Rebuy – No need (I have more :))

icymi – week 51 2018 – investment burgundy

/thedrinksbusiness.com/2018/12/the-rise-of-other-burgundy/

There’s an obvious problem with this, and you can see that right from the bold title of the table introducing you to such delights – the table is by value, not by volume. Of-course a few of the wines in the table have decent volume too – Ponsot’s Clos de la Roche is not bad, 3.3 hectares and at a rough 30 hl/ha that’s about 13,000 bottles – a big cuvée for Burgundy. The Clos des Lambrays and Clos de Tart are even bigger cuvées – no surprise for grand cru (sometimes quasi) monopolies – even the Rousseau Chambertin is not so bad – but that’s where the volume stops, there are wines in this list that often produce 1-2 barrels – yes – 1-2 barrels. A table based on such things has no real perspective.

I do not deny the rise of worth of Burgundy, that would be a ridiculous standpoint, but today the chance of buying full 12-bottle cases, indeed 6-bottle cases of important wines shrinks by the year – it is already a few years since importers introduced the 3-bottle case, and there’s a queue for those too! I know that the superstars bring the headlines – DRC, Leroy – but at least DRC has some volume, Leroy is the typical poster-child of this ‘investment perspective’ – “The preponderance of Leroy in this adjusted top 10 and its strong price performance overall is the reason why it was ranked as the strongest brand in this year’s ‘Power 100’ list” – bombastic – no? They may have 0.5 hectares of the Chambertin that is noted, but they rarely produce more than a couple of barrels, indeed they produce only 1-2 barrels of many things, but no more.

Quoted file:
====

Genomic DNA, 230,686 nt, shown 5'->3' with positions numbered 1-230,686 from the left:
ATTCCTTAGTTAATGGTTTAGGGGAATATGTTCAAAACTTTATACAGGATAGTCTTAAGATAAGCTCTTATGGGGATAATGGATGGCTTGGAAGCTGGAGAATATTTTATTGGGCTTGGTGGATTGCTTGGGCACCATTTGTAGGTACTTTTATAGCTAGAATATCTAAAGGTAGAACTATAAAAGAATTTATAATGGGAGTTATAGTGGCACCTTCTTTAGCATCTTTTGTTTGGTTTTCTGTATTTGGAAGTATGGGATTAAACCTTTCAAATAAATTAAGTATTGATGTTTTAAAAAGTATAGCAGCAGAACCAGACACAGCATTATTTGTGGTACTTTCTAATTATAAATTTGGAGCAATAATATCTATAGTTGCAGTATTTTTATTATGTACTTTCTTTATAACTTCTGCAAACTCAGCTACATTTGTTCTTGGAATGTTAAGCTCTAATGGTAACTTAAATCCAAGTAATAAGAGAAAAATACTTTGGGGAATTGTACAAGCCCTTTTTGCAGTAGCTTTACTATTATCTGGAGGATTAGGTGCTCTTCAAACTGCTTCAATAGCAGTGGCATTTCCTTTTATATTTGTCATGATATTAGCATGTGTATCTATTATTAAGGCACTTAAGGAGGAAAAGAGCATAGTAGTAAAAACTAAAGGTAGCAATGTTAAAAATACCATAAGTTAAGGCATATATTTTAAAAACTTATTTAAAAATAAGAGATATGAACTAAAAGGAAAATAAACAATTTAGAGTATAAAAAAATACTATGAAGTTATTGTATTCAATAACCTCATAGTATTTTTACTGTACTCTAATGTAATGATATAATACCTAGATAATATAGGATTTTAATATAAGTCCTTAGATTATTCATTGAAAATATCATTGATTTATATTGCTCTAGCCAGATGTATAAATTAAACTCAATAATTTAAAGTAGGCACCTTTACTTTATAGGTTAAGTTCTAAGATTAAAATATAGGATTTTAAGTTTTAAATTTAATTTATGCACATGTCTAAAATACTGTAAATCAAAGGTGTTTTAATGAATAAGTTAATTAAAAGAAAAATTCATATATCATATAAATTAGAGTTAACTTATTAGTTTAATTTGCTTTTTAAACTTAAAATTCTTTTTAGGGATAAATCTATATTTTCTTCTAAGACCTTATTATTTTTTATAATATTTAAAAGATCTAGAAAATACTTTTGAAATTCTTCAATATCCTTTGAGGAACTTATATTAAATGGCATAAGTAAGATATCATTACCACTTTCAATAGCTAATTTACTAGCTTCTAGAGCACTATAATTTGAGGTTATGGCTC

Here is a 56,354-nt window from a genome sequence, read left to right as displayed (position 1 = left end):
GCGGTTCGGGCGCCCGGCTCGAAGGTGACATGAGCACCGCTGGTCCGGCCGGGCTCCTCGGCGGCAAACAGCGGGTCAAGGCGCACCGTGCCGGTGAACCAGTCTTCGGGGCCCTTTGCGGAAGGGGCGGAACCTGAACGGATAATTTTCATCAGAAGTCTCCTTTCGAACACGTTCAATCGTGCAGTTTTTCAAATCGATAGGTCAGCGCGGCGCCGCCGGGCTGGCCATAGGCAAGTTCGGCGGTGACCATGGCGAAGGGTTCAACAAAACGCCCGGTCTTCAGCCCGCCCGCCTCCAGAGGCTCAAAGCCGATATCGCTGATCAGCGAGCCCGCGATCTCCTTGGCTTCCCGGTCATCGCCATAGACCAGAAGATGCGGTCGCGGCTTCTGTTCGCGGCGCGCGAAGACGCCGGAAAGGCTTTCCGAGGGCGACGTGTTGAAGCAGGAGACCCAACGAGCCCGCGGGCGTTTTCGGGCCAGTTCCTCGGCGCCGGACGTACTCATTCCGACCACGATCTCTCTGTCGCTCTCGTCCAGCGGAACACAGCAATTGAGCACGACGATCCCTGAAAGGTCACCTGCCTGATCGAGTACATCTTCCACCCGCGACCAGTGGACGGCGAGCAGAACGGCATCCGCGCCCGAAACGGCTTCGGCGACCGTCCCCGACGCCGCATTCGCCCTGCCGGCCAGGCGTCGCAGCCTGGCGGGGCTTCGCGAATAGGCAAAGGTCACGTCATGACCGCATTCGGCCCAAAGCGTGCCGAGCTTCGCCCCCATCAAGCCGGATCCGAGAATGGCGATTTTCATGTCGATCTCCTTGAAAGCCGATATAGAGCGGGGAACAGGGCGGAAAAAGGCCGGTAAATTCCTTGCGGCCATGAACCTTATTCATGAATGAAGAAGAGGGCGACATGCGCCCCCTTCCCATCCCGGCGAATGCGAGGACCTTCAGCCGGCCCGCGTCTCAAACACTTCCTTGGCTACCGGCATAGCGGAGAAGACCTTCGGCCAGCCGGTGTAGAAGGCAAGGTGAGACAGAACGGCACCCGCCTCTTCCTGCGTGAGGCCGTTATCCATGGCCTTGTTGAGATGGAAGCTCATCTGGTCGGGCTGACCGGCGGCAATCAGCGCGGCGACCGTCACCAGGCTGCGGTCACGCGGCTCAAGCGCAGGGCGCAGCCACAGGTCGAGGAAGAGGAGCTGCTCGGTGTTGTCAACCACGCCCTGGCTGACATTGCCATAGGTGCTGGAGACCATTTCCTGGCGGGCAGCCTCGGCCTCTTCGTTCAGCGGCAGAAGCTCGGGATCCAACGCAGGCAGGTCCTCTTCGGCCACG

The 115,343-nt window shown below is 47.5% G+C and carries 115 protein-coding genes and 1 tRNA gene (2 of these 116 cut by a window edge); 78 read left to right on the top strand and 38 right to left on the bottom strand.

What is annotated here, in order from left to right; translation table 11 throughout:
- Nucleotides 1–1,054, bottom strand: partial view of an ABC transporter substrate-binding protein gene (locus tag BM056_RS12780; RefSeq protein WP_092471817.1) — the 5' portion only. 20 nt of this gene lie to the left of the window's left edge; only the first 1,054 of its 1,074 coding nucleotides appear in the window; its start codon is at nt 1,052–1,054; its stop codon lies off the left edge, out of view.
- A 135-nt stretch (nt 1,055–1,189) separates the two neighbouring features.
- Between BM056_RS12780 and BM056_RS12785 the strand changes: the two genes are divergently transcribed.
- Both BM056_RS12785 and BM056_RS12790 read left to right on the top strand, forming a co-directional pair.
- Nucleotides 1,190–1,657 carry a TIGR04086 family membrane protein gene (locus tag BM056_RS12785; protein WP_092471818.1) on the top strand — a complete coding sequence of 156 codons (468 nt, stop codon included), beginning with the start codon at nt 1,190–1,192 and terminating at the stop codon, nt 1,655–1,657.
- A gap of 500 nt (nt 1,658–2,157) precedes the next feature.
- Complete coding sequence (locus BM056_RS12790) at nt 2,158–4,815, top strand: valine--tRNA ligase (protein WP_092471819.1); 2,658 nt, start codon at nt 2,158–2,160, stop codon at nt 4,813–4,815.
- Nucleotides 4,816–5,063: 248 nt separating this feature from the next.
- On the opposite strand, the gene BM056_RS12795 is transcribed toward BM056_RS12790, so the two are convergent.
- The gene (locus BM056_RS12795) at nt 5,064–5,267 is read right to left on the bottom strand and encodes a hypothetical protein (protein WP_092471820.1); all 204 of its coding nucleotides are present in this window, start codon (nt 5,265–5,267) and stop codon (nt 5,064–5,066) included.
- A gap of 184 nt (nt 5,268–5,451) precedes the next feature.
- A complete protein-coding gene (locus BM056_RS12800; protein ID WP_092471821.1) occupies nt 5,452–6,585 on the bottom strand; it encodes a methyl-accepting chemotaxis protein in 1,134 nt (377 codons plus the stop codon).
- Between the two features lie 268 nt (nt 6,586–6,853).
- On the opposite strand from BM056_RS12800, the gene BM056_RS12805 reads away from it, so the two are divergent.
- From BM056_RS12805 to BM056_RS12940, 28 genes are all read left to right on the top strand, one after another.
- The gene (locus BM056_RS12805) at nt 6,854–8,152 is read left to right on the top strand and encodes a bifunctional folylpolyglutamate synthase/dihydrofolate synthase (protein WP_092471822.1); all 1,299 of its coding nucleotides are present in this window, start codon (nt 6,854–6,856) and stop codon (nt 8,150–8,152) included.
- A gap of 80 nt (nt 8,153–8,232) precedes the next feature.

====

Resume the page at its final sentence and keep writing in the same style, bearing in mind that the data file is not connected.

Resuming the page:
A real indicator would be all the grand crus sold at major auctions, and their price tracked – of-course it would still be skewed by a big DRC sale, or single bottle of 1945 Romanée-Conti sold for $0.5 million. But then there is at least a volume of transactions behind a number that you can track each year. Of-course I’m glossing over the fact that less than 4% of the Côte d’Or’s production is grand cru, closer to 1% if you look at burgundy wine as a whole. But when a single 6 pack of Leroy Chambertin (and there are not many of those) is traded twice in a year, but makes 20% less on the second occasion – it depends on who is in the room, bidding – does that mean that the market has tanked?

€9 coffee, €40 brunch – then back to beaune for pizza…

Wednesday was a rainy day, so we decided to hop on the train to Monaco – only €2.30 on the train – I decided that there must be some nice hotels or casinos where we could drink a coffee and pretend to be Mr and Mrs Bond – indeed there are – but the rain was firing down which made the experience sub-optimal!

Today we quit our AirBnB early for Beaune – but with a stop for brunch in St.Tropez – a mere €40 in the Café de Paris – lovely, creamily scrambled eggs though! Out of season there are still very big boats here, but the feeling is smaller, cosier and certainly prettier than much of the Côte d’Azur. Then we headed back to Beaune and real life – i.e. a pizza after 740 km in front of the steering wheel…